Since new owners launched a $50,000 crowdfunding campaign a week and a half ago, plans to revitalize the Big Dipper have been catching the attention of both local and national media, including Rolling Stone.
The write-up posted this morning on the music magazine's website focused largely on Big Dipper owner Dan Hoerner's connection as a former member of the popular Seattle rock group Sunny Day Real Estate.
Sunny Day was one of the major influential bands of the "emo" music movement of the '90s, but the group broke up in 2001 when two of its members left to join the Foo Fighters. Coincidentally, Sunny Day has also announced it's releasing a new song — the group's first since 2000 — called Lipton Witch, as part of a split-release record with Circa Survive, on April 19th's Record Store Day.
Hoerner has said he hopes his ties to the music community can help influence donations to the Dipper's Indiegogo campaign. As of this posting, the campaign has raised $3,215.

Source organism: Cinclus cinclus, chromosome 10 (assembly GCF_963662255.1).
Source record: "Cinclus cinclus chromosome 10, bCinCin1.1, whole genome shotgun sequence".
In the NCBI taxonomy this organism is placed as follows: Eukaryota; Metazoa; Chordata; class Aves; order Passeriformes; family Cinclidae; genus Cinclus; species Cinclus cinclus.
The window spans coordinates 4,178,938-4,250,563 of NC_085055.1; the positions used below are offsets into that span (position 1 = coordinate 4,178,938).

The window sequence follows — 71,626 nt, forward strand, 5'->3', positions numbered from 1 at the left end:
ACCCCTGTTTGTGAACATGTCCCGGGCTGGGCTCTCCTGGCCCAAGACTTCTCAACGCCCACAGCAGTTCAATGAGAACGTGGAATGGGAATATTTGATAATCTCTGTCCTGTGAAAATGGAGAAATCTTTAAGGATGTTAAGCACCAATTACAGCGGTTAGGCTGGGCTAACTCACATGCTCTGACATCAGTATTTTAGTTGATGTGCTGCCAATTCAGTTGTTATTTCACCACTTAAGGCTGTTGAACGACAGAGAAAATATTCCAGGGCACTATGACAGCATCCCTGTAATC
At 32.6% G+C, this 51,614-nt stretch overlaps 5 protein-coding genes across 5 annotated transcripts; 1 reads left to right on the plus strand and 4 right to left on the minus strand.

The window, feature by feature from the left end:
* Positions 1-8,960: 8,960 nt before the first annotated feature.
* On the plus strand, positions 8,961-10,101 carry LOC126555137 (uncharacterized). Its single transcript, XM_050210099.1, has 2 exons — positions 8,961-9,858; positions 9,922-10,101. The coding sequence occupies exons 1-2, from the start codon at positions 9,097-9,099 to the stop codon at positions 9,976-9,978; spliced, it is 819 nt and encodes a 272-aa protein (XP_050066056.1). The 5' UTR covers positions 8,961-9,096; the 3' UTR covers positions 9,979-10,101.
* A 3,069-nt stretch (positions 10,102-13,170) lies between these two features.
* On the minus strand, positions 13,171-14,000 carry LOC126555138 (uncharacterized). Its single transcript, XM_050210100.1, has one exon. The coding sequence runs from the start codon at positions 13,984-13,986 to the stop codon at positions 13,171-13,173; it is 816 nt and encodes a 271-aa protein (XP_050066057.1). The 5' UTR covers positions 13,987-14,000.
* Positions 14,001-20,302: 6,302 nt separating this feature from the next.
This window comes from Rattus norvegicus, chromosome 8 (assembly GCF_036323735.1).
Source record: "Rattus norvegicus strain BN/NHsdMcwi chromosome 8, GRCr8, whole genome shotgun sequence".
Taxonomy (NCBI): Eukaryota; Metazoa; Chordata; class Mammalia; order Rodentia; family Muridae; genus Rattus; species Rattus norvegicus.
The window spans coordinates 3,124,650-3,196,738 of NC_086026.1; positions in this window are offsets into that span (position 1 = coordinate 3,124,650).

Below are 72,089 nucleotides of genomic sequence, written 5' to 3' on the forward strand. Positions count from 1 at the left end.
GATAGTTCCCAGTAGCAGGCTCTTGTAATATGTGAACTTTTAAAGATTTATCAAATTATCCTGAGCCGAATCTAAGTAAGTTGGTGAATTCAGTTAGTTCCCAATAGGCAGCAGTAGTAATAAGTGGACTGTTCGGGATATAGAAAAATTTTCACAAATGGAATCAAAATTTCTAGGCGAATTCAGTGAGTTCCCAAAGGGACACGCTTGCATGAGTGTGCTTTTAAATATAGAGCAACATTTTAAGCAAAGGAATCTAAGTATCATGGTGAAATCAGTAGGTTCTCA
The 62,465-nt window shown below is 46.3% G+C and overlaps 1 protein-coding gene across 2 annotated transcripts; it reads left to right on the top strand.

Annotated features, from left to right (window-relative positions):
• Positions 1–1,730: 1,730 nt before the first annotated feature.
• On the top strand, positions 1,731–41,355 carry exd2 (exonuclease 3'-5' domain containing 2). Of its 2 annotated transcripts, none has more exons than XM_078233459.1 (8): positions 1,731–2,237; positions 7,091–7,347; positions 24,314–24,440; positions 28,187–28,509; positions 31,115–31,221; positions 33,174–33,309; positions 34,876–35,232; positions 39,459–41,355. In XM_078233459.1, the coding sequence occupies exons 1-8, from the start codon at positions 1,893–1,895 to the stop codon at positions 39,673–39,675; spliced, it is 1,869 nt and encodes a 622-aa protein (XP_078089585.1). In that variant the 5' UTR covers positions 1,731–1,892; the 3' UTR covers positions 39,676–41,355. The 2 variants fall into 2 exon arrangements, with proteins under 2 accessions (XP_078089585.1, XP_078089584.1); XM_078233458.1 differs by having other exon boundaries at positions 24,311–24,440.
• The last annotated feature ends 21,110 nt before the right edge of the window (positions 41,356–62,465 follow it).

It should be noted that even if the ambitious $50,000 goal (intended to fund the installation of fire sprinklers, which will increase the venue's maximum capacity) isn't reached in the next 50 days, the Dipper campaign will still get to keep most of the final pot. Under Indiegogo's flexible funding model, if a campaign goal is reached the site takes a 4 percent cut. If not, the fundraiser gets what they've raised minus a 9 percent cut to the site.
Donor perks for contributing to the Dipper's fund include free passes to future shows, T-shirts, limited-run screenprinted posters by local artists (one is by Inlander graphic designer Derrick King) and combinations of these items. For more generous backers, $750 gets a private movie-watching party at the venue, $5,000 is a lifetime pass to the venue and a whopping $25,000 donation means the venue's stage will be named after that donor.